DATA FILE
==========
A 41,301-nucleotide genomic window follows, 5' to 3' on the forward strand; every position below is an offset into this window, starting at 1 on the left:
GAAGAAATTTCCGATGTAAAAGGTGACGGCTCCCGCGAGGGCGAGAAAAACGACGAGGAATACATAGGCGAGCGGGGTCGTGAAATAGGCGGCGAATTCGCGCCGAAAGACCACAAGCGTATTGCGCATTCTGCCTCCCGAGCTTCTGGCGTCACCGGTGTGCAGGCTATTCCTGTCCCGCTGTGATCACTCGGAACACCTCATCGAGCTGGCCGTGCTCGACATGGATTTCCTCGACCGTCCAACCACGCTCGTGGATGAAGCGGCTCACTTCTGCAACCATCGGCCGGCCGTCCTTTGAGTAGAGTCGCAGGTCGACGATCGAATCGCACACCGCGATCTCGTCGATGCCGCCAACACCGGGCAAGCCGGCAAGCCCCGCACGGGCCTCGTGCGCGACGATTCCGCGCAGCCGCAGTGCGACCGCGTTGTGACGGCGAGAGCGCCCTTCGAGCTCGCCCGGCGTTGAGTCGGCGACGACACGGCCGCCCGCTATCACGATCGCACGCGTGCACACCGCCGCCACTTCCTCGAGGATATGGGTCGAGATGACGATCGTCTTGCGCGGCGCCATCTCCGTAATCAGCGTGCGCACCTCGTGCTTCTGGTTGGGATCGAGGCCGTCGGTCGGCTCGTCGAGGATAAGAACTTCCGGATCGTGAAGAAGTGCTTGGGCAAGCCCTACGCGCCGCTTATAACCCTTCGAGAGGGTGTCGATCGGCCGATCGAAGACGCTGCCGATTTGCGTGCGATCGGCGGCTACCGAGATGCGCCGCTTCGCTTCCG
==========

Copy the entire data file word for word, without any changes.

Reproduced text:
A 41,301-nucleotide genomic window follows, 5' to 3' on the forward strand; every position below is an offset into this window, starting at 1 on the left:
GAAGAAATTTCCGATGTAAAAGGTGACGGCTCCCGCGAGGGCGAGAAAAACGACGAGGAATACATAGGCGAGCGGGGTCGTGAAATAGGCGGCGAATTCGCGCCGAAAGACCACAAGCGTATTGCGCATTCTGCCTCCCGAGCTTCTGGCGTCACCGGTGTGCAGGCTATTCCTGTCCCGCTGTGATCACTCGGAACACCTCATCGAGCTGGCCGTGCTCGACATGGATTTCCTCGACCGTCCAACCACGCTCGTGGATGAAGCGGCTCACTTCTGCAACCATCGGCCGGCCGTCCTTTGAGTAGAGTCGCAGGTCGACGATCGAATCGCACACCGCGATCTCGTCGATGCCGCCAACACCGGGCAAGCCGGCAAGCCCCGCACGGGCCTCGTGCGCGACGATTCCGCGCAGCCGCAGTGCGACCGCGTTGTGACGGCGAGAGCGCCCTTCGAGCTCGCCCGGCGTTGAGTCGGCGACGACACGGCCGCCCGCTATCACGATCGCACGCGTGCACACCGCCGCCACTTCCTCGAGGATATGGGTCGAGATGACGATCGTCTTGCGCGGCGCCATCTCCGTAATCAGCGTGCGCACCTCGTGCTTCTGGTTGGGATCGAGGCCGTCGGTCGGCTCGTCGAGGATAAGAACTTCCGGATCGTGAAGAAGTGCTTGGGCAAGCCCTACGCGCCGCTTATAACCCTTCGAGAGGGTGTCGATCGGCCGATCGAAGACGCTGCCGATTTGCGTGCGATCGGCGGCTACCGAGATGCGCCGCTTCGCTTCCG